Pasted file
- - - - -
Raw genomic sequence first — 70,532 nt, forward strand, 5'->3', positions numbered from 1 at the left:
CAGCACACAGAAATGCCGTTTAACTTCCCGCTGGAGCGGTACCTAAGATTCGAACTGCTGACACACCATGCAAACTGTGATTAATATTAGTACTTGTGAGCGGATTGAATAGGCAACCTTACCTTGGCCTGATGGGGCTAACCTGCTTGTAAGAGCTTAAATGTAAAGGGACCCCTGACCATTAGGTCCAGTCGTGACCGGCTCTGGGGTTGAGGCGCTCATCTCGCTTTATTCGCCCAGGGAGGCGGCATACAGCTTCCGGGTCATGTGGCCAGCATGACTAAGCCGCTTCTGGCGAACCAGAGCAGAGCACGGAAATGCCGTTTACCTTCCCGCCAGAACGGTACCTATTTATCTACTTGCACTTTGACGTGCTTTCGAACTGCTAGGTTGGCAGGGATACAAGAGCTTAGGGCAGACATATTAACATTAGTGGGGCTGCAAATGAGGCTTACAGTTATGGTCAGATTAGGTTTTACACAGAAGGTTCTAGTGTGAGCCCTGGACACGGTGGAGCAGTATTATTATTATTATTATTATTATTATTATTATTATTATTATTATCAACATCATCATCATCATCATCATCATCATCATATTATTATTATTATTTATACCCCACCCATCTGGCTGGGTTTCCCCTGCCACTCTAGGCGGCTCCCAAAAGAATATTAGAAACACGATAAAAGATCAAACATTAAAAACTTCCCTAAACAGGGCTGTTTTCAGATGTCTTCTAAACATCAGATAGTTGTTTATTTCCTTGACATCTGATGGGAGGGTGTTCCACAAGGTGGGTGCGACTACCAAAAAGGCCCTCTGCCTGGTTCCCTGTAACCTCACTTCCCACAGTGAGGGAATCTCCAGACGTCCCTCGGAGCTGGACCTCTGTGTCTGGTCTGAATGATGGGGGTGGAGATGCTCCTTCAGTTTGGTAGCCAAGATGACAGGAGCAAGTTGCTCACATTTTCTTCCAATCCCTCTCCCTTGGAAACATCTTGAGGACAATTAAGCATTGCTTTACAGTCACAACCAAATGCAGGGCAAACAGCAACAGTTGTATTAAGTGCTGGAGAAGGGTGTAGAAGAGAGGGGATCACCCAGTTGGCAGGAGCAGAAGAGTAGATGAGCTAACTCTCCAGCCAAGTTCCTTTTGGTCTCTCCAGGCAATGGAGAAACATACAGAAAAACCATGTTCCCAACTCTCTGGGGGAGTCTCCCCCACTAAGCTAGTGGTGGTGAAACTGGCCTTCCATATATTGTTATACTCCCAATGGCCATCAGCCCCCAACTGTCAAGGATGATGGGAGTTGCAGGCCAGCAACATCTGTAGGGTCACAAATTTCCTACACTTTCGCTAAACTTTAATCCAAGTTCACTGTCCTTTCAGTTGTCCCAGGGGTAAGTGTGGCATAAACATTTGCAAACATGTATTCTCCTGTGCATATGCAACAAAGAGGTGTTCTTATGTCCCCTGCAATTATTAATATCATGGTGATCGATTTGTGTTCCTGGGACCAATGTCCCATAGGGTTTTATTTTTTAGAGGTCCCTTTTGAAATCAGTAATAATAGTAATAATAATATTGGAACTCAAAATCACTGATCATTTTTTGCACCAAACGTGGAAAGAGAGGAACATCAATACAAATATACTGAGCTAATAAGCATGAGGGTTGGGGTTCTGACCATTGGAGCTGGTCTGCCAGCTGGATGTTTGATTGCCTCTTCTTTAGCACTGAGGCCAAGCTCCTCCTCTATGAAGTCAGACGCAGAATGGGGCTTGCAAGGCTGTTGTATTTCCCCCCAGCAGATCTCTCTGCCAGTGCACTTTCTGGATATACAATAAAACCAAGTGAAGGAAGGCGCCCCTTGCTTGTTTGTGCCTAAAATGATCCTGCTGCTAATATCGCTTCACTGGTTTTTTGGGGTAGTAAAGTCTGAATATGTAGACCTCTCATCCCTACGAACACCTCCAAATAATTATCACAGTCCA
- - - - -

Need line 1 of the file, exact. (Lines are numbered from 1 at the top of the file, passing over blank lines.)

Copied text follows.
Raw genomic sequence first — 70,532 nt, forward strand, 5'->3', positions numbered from 1 at the left: